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the importance of manual labour

How important is the manual assembly in a production cycle?
Leica has always stressed the importance of the manual component in the production and assembly of its products. There is evidently a strong connection with the romantic idea of a craftsman in a cottage industry who carefully and with upmost concentration produces the parts of the final product and with great feeling adjusts the components as long as is necessary to function smooth-less and for a long period. There are enough descriptions on the internet that support this kind of image building. And Leica is not the only company to stress its reliance on manual labour for the assurance of ultimate quality.
Report after report in the manufacturing industry indicates that this view is a myth. CNC machinery and robotics are capable of producing parts and systems with tighter tolerances than manual labour can accomplish. The integration of the computer in the workflow for control and quality checks has had more impact on the final quality than human inspection. Of course there are instances where the expertise of a craftsperson can override the decision made by a computer. A good example is the case where the computer advised the machinist at the machine center to use a certain amount of coolant combined with a speed of the tool, where the craftsman noted that this was a wrong combination. Experience is important and computers are not perfect!
We should however not over estimate the importance of the human operator. One of the critical elements in the Leica rangefinder camera is the accuracy of the focus, a combination between the moving components in the finder, the shape of the curve at the end of the lens when it moves forwards or backwards and the roller mechanism in the camera body. The adjustment of the rangefinder in the camera body is done independent from any lens. It is assumed that the lens has its own adjustments to ensure full compatibility with the body mechanism. In reality this assumption is not correct, as can be seen from the many complaints by users who note that one lens focusses correctly and another one does not.
In the conventional way the rangefinder is adjusted by an operator looking through the finder at a target. The adjustment is done manually by focusing physically at three distances. The conditions of the operator are important: fatigue, unattentivenes and experience play a role. The current method employs a computer that simulates the three distances and the operator has to adjust what is projected on the computer screen, independent of the physical conditions of the operator.
CNC machinery in general is able to produce parts with a consistency and accuracy that surpasses that of the human operator at a classical machine. The complex shapes of some current Leica aspherical lens surfaces could not be produced without computer controlled machinery.
The original Leica camera was a product with a large number of gears, couplings, mechanical linkages and mechanical brakes to function as a transport mechanism, a rewind mechanism, a shutter release and timing mechanism and so on. It was organically built up form a bare chassis and the workman had to know the function of every part and every mechanism to assemble all parts in the correct sequence and adjust the parts to function durably and accurately. in this process manual labour was required.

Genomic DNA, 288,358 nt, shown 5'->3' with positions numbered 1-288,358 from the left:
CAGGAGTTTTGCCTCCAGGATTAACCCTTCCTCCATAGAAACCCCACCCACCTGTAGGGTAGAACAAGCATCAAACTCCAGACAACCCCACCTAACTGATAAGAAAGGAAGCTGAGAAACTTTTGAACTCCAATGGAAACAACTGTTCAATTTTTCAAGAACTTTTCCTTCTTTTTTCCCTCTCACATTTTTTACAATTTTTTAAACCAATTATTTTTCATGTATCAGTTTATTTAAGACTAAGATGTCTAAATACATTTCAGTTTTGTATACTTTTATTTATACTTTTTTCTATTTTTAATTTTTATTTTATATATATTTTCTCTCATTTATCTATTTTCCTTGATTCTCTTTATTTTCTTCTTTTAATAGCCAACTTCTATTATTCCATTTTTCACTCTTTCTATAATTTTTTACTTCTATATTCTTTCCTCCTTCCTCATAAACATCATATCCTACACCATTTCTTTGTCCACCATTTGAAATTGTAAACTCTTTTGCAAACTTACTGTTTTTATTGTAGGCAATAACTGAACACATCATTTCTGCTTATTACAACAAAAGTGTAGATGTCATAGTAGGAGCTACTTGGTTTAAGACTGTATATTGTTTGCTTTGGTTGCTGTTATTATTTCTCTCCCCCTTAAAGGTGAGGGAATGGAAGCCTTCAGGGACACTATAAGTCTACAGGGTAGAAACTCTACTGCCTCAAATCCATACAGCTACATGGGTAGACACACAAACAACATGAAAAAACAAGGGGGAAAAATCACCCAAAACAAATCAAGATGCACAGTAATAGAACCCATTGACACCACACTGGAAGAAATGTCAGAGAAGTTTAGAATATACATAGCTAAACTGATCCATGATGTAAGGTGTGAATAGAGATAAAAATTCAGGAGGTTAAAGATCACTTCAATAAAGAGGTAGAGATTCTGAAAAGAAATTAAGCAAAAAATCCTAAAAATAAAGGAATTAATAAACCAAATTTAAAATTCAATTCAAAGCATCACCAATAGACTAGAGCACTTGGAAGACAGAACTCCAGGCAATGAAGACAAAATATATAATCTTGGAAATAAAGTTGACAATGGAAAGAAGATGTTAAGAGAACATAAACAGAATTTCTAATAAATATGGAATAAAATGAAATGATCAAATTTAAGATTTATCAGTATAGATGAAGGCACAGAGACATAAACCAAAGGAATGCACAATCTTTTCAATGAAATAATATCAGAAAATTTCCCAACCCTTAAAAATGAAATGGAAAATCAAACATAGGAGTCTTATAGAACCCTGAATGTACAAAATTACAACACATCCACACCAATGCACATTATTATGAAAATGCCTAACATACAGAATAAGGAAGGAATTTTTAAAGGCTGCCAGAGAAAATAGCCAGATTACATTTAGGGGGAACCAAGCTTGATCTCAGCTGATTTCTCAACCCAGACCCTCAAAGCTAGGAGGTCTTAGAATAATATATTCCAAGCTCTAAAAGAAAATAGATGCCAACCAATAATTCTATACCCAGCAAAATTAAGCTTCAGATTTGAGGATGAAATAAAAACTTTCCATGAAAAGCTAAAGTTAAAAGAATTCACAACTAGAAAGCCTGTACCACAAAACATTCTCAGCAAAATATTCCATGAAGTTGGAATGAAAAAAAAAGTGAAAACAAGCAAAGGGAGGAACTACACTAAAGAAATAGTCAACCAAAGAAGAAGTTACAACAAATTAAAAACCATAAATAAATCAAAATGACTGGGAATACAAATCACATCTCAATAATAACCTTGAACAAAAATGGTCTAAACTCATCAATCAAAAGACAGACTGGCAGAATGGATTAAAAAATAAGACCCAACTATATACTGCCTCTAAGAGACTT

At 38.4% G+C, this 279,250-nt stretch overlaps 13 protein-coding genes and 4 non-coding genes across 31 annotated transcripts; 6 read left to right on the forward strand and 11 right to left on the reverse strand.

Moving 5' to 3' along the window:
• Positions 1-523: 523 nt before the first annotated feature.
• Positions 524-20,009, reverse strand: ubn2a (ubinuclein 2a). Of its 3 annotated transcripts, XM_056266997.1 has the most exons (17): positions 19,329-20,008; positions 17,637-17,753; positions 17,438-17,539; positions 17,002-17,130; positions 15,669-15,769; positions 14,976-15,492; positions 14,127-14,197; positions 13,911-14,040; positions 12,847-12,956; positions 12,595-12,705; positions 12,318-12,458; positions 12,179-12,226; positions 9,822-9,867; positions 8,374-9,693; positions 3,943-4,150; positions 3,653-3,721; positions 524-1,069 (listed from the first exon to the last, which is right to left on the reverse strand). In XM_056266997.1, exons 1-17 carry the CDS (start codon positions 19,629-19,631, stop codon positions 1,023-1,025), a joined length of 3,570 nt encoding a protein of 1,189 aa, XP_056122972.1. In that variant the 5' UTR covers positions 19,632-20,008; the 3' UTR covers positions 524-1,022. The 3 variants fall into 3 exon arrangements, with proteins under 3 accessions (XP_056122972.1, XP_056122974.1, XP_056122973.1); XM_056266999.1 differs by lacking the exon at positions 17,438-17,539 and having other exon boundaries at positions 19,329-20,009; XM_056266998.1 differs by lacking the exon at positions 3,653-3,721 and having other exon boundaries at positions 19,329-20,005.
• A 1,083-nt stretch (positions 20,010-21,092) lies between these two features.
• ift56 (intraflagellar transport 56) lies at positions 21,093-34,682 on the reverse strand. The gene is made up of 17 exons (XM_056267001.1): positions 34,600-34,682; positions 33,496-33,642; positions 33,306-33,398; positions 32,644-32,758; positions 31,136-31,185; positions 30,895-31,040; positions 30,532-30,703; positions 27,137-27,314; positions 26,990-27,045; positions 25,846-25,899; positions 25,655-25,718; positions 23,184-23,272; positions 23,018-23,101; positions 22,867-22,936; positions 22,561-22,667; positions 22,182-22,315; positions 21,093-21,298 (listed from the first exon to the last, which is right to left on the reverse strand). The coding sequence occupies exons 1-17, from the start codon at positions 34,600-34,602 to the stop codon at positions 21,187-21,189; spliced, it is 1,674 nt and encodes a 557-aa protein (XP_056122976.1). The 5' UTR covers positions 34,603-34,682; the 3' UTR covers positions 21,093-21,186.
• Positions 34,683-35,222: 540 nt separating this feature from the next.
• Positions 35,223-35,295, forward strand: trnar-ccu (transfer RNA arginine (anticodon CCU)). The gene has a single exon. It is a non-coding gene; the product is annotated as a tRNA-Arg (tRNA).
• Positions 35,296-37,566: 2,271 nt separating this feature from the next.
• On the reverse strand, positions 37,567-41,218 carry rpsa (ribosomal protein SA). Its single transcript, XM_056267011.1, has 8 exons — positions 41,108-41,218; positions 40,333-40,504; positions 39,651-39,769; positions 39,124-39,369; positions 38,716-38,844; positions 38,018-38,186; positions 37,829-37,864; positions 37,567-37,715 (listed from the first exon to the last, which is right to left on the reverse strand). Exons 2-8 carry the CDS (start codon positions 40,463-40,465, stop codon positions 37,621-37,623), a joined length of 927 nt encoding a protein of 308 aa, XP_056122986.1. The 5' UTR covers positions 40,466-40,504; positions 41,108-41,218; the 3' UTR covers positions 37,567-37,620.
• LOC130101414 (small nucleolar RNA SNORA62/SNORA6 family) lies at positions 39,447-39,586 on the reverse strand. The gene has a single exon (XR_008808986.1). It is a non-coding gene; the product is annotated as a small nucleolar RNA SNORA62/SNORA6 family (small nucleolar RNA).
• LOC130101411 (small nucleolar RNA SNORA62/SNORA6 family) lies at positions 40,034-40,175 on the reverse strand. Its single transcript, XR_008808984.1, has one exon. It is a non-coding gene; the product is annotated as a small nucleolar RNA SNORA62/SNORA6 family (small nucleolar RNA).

In the modern digital Leica camera body there is a sequence of combining subassemblies, often produced by other companies. The linkages between subassemblies are mainly electronic or computational and not mechanical. So the level of manual adjustments is limited or computer assisted. The alignment of the sensor surface with the front bayonet ring is computer controlled and computer assisted. In the traditional mechanical camera the guide rails of the film guide are machined with a certain tolerance and the bayonet ring has to be adjusted with distance rings to the correct position.
There are many more aspects in the manufacturing processes between the traditional way and the current way, but you get the idea. There are no technical or procedural aspects in any manufacturing process that indicate that the manual assembly is inherently superior to a semi- automated process. The only argument that makes sense is that the low number of products, made in relatively small product runs does not justify (financially and economically) the deployment of dedicated machinery.
A critical assessment of the value and importance of manual labour in a modern manufacturing process might be needed to get a good grasp of what is its role.

Turnover figures
In a previous message I gave turnover figures of the Leica Company. Here are more data.
The documents from the Bundesanzeiger give financial data for the ACM Projektentwicklung GmbH and for the Leica AG Wetzlar/Solms.
There are also the results of the Leica Geschäftsberichte Solms*
All fiscal years run from 1 April to 31 March. Not all figures are available.

Leica AG——Turnover——System-cameras+lenses
2000/2001*——158————————66 of which 50 M-system